If you want a fan for a lower ceiling, experts will advise you to go for a flush-mount ceiling fan. But what exactly is a flush-mount ceiling fan? And why should you choose it over more conventional models?
To comply with building codes and for the safety of the residents, flush-mount ceiling fans are recommended for use in rooms with a low ceiling. Flush-mount ceiling fans don’t have a downrod and sit near the ceiling, so they are more suitable than standard-mount ceiling fans for low ceilings.
I’ve put together this comprehensive guide to answer all your questions about flush-mount ceiling fans and how they can improve your home’s style and functionality.
Table of Contents
Can I use a standard ceiling fan for a low ceiling?
According to the building codes, a fan’s blades must not be less than 7 feet from the floor. The size of a regular fan is at least one and a half feet. A regular fan will not be a good choice if the room has a low ceiling of 8 feet or less. There are more chances for it to shorten the height from the floor to the fan blades. If the gap becomes shorter than 7 feet, it will be unacceptable by building codes. So, you will require a flush mount fan.
How are flush-mount ceiling fans different than regular fans?
Flush mount fans sit snuggly with the ceiling as the distance between the fan blades, and the ceiling is 10 inches or less. The reason is they don’t have a downrod. On the other hand, the distance between a standard fan’s blades and the ceiling is usually 12 to 14 inches, making it hang lower than the flush mount fan.
How to know if a flush-mount ceiling fan is required?
To fulfill building codes, the minimum ceiling height to install a ceiling fan is 8 feet. If a ceiling is lower than eight feet, you cannot put a ceiling fan on it as the fan will hang lower than 7 feet from the floor.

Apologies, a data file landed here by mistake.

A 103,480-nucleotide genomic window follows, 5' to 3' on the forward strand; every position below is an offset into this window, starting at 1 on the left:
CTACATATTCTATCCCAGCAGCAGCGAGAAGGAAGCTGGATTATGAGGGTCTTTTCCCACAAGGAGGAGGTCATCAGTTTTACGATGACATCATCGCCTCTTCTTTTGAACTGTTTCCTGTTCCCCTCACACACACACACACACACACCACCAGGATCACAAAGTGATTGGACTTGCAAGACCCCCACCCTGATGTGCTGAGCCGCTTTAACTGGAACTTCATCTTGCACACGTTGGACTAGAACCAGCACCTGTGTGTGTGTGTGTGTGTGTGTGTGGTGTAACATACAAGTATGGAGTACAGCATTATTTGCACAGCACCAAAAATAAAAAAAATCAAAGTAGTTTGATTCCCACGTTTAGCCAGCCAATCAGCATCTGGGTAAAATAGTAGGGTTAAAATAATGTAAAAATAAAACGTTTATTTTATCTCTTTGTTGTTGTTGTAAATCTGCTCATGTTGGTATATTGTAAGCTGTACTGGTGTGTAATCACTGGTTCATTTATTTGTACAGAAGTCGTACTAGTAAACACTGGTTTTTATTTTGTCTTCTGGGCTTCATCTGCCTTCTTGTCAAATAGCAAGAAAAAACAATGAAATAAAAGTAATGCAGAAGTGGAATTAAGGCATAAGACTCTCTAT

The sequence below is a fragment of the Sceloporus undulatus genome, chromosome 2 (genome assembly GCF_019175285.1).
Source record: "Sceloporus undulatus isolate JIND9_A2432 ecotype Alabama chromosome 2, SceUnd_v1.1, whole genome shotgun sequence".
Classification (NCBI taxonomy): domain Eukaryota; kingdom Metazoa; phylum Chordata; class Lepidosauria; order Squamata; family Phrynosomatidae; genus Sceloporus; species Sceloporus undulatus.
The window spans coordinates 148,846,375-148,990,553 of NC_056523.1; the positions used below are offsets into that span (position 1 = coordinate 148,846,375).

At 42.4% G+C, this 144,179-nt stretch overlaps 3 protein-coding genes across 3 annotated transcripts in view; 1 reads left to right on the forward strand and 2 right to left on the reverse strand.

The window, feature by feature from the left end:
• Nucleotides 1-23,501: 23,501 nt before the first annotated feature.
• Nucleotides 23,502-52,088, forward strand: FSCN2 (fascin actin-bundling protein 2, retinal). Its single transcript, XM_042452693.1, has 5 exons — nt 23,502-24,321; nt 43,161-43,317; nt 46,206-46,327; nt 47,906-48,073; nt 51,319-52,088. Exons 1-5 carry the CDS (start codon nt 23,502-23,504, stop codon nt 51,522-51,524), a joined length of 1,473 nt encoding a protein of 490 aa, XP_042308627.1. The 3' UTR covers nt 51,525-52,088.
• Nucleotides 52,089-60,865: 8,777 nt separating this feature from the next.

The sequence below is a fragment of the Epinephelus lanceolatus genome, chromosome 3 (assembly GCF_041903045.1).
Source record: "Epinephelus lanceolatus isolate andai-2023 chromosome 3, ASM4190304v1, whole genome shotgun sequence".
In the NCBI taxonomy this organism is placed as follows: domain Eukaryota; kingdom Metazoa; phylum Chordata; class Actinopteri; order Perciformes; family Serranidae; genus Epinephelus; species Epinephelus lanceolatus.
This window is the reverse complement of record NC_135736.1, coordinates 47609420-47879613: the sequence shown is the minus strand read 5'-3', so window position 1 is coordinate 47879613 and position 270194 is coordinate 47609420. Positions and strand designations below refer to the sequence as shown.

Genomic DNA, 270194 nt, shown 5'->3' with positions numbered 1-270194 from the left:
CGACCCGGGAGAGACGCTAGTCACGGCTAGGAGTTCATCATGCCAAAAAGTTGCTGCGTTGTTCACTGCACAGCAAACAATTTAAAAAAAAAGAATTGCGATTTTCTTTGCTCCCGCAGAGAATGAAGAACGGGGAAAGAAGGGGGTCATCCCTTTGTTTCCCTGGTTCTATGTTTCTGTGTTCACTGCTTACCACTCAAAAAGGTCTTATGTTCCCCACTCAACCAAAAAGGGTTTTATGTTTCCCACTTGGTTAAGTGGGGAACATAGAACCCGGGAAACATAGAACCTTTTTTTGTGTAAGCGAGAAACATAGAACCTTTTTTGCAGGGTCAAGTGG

In short, a flush mount is an ideal choice if the ceiling is 8 feet high. A flush mount with lights will require a ceiling height of a little more than 8 feet to accommodate the extra fan height added by the lights. However, any ceiling with a height of 9 feet or above will benefit more from a conventional ceiling fan.
Best practices for installing a flush-mount ceiling fan
Flush-mount fans are a perfect choice for low ceilings. Follow these considerations when using these sleek fans:
Keep yourself safe
Always use a flush-mount ceiling fan if you have a low ceiling for safety reasons. Also, be mindful if taller people are regular visitors in your low-ceiling room!
Use it on a flat ceiling
Flush-mount fans work best on a low and flat ceiling as they are designed for this purpose. If you are planning to install it on a vaulted or sloped ceiling, you’ll need a downrod and an adapter, increasing the length and making it similar to a regular fan. So why not instead use a regular fan on a sloped ceiling?!
Only use it on a low ceiling
Reserve the flush-mount ceiling fans to be used only on low ceilings, as there are better options for high ceilings. These fans have restricted airflow because they are installed very close to the ceiling, so they should be used only where their use is inevitable.
How to properly install a flush mount ceiling fan?
A flush-mount fan is reasonably straightforward to install as it doesn’t require setting up the downrod. Before installing the fan, ensure that it will leave 7 feet of space between the fan blades and the floor. You can ask a helper to keep the fan at the installation point, and then you can measure the fan’s distance from the floor.
Here are the step-by-step instructions for installing a flush-mount fan:
- Position a ladder where you can conveniently reach the electric junction box. Then turn off the circuit breaker to cut the power supply to the junction box.
- If there is already a light or fan in position, you need to take that down first!
- Start the installation by mounting the bracket or base plate to the junction box. If the box is old or is made of plastic, it’s better to install a new metal electric junction box.
- Ensure it is attached securely by pulling it down.